Tread Softly16 September 2020
Ground can give way and the results can be catastrophic. It is not only soft ground that needs mats or outrigger pads before it can support the weight of a crane lifting a load. Julian Champkin investigates.
There is soft and hard ground; there is clay and rock; sandy, wet and dry soil; tarmac and smooth concrete; compacted and uncompacted hardcore; and they all behave differently when you put a weight on them—the weight, for the purposes of this article, of a crane and the load it is lifting.
Once upon a time crane operators carried a few railway sleepers along on a job and put them down under their crawler tracks or mobile outriggers if the ground looked soft or boggy. Times have, fortunately, changed. Timber still has its place; but other, more highly-engineered alternatives, and more scientific techniques, are available.
Mat & Timber Services supplies crane mats to customers all over the UK. Alan Farmer, operations manager of Inverness-based Stoddart Crane Hire, is one of them. “We have a complete mixture,” he says. “We have hardwood bog mats, of 5m x 1m timbers; we have about 50 of those. We have some smaller ones as well. Each crane crew has composite nylon roundmats, stored in boxes on the truck or the crane; the bigger cranes have ramps to roll the mats up onto the boxes, because they are heavy. They go out with the crane as standard.
And we have steel mats of various sizes from 2m2 up to 5m2. We have seven sets of those, and they are stored in our yard and go out when the standard mats are inadequate and particular jobs require them.”
The softer the ground, of course, the larger the area of pad that is needed to spread the load. But crane operators are not, on the whole, geologists; how does an operator know how great an area of matting he has to lay safely to support his crane and load?
“Each job depends on outrigger calculations,” says Farmer. “A client can hire in two ways. There is a standard hire, in which the client decides the size of crane that he needs and we supply the crane and our standard mats, unless the client has asked for bigger.
Responsibility for establishing that the ground is safe is with the client. We won’t have visited the site, so the hirer takes responsibility and any damage that results, to the crane or the surroundings, is on his insurance not ours.” Since a crane can cost a million pounds, that is not small responsibility.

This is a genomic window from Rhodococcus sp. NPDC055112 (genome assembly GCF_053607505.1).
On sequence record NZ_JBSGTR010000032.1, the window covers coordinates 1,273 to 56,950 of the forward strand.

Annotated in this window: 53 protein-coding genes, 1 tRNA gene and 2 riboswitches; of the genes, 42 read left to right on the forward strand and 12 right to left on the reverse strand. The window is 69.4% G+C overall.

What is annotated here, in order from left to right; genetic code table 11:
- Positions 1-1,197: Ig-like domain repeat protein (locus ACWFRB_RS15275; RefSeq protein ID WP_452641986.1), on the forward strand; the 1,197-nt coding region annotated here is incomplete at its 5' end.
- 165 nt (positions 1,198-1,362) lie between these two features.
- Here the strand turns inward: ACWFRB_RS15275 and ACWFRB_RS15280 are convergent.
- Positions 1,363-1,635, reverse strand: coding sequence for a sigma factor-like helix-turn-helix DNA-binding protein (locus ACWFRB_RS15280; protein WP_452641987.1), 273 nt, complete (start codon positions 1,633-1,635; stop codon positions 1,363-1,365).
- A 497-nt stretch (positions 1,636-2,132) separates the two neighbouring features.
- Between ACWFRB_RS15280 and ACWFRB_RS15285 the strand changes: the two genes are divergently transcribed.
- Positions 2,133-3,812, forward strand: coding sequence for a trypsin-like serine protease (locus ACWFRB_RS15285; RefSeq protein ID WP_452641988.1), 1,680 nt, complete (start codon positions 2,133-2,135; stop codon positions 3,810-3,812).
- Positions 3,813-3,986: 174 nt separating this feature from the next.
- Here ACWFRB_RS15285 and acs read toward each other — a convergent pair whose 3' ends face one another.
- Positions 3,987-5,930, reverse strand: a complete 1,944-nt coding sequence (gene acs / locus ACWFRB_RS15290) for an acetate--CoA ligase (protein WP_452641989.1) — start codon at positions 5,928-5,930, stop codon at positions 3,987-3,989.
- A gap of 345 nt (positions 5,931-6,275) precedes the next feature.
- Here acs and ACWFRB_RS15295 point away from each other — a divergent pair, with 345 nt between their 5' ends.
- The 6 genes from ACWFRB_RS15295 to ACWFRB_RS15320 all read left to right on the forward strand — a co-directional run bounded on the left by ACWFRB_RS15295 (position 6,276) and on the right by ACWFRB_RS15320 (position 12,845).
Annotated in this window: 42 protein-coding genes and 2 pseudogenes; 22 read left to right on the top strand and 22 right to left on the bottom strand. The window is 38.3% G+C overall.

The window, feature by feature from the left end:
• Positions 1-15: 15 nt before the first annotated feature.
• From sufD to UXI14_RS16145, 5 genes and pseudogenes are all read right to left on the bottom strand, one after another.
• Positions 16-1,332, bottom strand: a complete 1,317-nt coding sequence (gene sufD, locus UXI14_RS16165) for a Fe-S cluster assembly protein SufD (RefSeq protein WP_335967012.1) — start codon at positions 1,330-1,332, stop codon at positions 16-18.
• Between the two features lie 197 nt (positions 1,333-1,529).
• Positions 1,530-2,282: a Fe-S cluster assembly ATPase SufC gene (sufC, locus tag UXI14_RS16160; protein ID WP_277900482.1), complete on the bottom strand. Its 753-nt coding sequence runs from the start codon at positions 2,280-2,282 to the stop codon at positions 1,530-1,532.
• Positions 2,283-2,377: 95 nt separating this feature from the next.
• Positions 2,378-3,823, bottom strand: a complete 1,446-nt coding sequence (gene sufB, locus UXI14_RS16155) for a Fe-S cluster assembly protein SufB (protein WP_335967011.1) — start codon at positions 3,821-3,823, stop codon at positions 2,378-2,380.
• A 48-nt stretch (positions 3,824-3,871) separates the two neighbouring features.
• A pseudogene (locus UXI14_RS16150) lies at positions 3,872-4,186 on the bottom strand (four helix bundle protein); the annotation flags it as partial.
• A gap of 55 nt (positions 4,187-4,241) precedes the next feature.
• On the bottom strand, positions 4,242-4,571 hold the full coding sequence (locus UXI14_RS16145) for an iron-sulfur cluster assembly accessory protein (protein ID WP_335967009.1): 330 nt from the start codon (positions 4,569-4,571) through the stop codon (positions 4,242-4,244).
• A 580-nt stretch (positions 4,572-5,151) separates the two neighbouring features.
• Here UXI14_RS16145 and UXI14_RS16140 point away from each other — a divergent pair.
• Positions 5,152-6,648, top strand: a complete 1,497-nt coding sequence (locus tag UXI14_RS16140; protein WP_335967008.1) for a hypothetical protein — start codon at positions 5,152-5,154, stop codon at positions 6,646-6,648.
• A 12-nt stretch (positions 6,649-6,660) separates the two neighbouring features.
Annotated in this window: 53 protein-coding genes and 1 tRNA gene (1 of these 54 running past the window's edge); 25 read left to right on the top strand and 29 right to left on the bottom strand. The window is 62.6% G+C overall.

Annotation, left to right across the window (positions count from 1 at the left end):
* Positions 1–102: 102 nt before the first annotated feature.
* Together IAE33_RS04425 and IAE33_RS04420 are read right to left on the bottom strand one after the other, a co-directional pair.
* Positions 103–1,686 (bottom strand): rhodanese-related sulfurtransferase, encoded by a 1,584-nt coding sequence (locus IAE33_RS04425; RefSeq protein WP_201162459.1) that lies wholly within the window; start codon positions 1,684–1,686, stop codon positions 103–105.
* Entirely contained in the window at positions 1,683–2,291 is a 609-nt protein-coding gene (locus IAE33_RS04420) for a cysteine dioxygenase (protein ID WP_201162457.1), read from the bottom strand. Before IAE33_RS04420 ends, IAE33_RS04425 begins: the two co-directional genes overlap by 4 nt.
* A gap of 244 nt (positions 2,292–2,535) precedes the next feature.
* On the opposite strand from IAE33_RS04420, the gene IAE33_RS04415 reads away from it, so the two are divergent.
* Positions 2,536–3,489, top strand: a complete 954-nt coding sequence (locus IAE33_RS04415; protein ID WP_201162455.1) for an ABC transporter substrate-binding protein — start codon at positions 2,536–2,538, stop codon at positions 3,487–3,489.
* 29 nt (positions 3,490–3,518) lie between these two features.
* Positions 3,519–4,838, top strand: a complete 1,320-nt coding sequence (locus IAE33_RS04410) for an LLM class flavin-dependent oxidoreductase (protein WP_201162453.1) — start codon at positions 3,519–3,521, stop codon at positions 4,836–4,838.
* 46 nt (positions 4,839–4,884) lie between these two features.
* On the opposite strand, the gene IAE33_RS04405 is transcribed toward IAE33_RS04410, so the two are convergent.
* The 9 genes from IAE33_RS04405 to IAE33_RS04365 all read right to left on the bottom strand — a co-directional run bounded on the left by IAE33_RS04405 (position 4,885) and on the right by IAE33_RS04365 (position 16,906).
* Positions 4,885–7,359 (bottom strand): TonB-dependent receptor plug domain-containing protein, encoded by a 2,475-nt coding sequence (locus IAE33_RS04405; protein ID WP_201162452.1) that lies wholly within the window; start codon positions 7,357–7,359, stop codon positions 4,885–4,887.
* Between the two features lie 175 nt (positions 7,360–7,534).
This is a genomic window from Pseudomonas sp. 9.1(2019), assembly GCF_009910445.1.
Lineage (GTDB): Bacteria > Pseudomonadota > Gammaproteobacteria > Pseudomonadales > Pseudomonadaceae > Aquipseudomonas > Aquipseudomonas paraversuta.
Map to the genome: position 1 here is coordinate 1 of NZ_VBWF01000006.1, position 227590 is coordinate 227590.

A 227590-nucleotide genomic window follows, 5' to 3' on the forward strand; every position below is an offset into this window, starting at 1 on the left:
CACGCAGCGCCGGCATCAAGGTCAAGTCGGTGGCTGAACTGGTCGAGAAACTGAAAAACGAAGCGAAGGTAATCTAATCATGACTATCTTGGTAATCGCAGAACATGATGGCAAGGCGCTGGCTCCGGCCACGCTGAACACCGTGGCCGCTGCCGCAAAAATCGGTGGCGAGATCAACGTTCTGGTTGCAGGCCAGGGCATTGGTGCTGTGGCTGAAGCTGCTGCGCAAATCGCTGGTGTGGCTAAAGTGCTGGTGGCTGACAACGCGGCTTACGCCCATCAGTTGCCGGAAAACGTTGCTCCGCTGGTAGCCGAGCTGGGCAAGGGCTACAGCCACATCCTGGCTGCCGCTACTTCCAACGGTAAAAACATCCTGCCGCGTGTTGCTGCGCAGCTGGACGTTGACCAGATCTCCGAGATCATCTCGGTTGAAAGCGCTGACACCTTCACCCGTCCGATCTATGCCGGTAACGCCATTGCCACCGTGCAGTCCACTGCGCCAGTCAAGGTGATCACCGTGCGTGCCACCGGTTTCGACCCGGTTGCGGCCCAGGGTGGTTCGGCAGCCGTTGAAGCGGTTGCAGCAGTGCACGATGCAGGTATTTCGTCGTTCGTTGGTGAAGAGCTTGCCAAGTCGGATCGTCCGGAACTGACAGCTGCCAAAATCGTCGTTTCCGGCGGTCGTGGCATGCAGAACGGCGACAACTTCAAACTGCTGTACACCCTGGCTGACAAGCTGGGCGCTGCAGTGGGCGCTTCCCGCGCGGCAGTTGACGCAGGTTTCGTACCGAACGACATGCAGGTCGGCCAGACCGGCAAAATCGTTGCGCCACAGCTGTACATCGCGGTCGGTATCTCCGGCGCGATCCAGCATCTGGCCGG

“Or there is contract hire, where we choose the crane and we do the lift plan. In those cases, we say to the client: ‘The ground loading will be 40t per square metre on the crane mat; can your ground stand that pressure?’ So in that case too, ultimate responsibility for establishing that the ground is strong enough lies with the client.”
This might seem a trifle hard on the client who, like the crane operator is unlikely to have ground geology among his specialist subjects of knowledge. The way round it is to get a ground pressure test done by a civil engineering company.
The principle is simple: “They come along the week before the lift and drive something heavy—say the size and weight of a digger—on to the site; then they jack it up and measure how far and how quickly it sinks into the ground,” Farmer explains. “On almost any soil the rate of sinking varies over time.
There is an initial compression, a sinking of typically a millimetre or so, just due to compression of the ground; then as you increase the pressure you see more sinking. 5mm is about all you want to see. And you want the graph to level off over say half an hour to no further sinking at all.”
There is a rule of thumb: “Cranes impose a pressure of around 50t/m2 just driving onto the site. So if your unladen crane sinks into the ground just driving onto the site, then the ground is not strong enough. But it is a bit late to discover it then because the job is already costing the client money.
Those are the times when you get the panic call to the yard: ‘Please can you send more mats!’ Which of course we do, but it takes time, and added transport and added costs.”
Tarmac and concrete surfaces seem strong and smooth but they are, counterintuitively, among the more problematic. “It is because you don’t know what is underneath them,” says Farmer, “And you cannot carry out testing without cutting a hole in them. Highways Specification tarmac, for example on the A9 which is our local trunk road, is designed to take 10 to 15t/m2, and the highways authority guarantee that. It is professionally built and maintained and monitored so you would be comfortable accepting that value on any main road.